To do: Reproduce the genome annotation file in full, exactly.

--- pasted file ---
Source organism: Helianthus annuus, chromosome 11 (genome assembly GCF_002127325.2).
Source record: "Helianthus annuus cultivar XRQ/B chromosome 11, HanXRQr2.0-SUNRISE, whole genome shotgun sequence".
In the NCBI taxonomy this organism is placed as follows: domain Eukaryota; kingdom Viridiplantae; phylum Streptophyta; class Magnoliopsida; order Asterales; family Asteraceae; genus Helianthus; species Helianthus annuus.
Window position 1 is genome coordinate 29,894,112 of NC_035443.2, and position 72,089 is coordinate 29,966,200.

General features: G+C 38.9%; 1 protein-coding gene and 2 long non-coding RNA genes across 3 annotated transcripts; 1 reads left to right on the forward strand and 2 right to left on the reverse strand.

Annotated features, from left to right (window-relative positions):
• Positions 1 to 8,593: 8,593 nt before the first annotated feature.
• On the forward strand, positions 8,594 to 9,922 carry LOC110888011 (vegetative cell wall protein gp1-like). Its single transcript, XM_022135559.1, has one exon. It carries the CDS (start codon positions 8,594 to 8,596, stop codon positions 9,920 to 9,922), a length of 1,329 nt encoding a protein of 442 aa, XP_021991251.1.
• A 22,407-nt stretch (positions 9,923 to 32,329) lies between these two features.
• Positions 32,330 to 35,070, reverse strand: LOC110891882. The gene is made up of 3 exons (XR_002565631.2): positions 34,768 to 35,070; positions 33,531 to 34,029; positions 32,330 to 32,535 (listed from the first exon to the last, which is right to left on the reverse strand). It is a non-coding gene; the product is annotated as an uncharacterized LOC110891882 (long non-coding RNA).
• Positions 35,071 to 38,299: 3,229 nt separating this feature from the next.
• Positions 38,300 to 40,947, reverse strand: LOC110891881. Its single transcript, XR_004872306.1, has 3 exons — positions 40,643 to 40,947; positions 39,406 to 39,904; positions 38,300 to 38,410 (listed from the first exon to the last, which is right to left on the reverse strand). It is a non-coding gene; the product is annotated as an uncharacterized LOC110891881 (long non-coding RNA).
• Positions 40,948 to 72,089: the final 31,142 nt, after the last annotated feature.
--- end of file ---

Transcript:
Source organism: Helianthus annuus, chromosome 11 (genome assembly GCF_002127325.2).
Source record: "Helianthus annuus cultivar XRQ/B chromosome 11, HanXRQr2.0-SUNRISE, whole genome shotgun sequence".
In the NCBI taxonomy this organism is placed as follows: domain Eukaryota; kingdom Viridiplantae; phylum Streptophyta; class Magnoliopsida; order Asterales; family Asteraceae; genus Helianthus; species Helianthus annuus.
Window position 1 is genome coordinate 29,894,112 of NC_035443.2, and position 72,089 is coordinate 29,966,200.

General features: G+C 38.9%; 1 protein-coding gene and 2 long non-coding RNA genes across 3 annotated transcripts; 1 reads left to right on the forward strand and 2 right to left on the reverse strand.

Annotated features, from left to right (window-relative positions):
• Positions 1 to 8,593: 8,593 nt before the first annotated feature.
• On the forward strand, positions 8,594 to 9,922 carry LOC110888011 (vegetative cell wall protein gp1-like). Its single transcript, XM_022135559.1, has one exon. It carries the CDS (start codon positions 8,594 to 8,596, stop codon positions 9,920 to 9,922), a length of 1,329 nt encoding a protein of 442 aa, XP_021991251.1.
• A 22,407-nt stretch (positions 9,923 to 32,329) lies between these two features.
• Positions 32,330 to 35,070, reverse strand: LOC110891882. The gene is made up of 3 exons (XR_002565631.2): positions 34,768 to 35,070; positions 33,531 to 34,029; positions 32,330 to 32,535 (listed from the first exon to the last, which is right to left on the reverse strand). It is a non-coding gene; the product is annotated as an uncharacterized LOC110891882 (long non-coding RNA).
• Positions 35,071 to 38,299: 3,229 nt separating this feature from the next.
• Positions 38,300 to 40,947, reverse strand: LOC110891881. Its single transcript, XR_004872306.1, has 3 exons — positions 40,643 to 40,947; positions 39,406 to 39,904; positions 38,300 to 38,410 (listed from the first exon to the last, which is right to left on the reverse strand). It is a non-coding gene; the product is annotated as an uncharacterized LOC110891881 (long non-coding RNA).
• Positions 40,948 to 72,089: the final 31,142 nt, after the last annotated feature.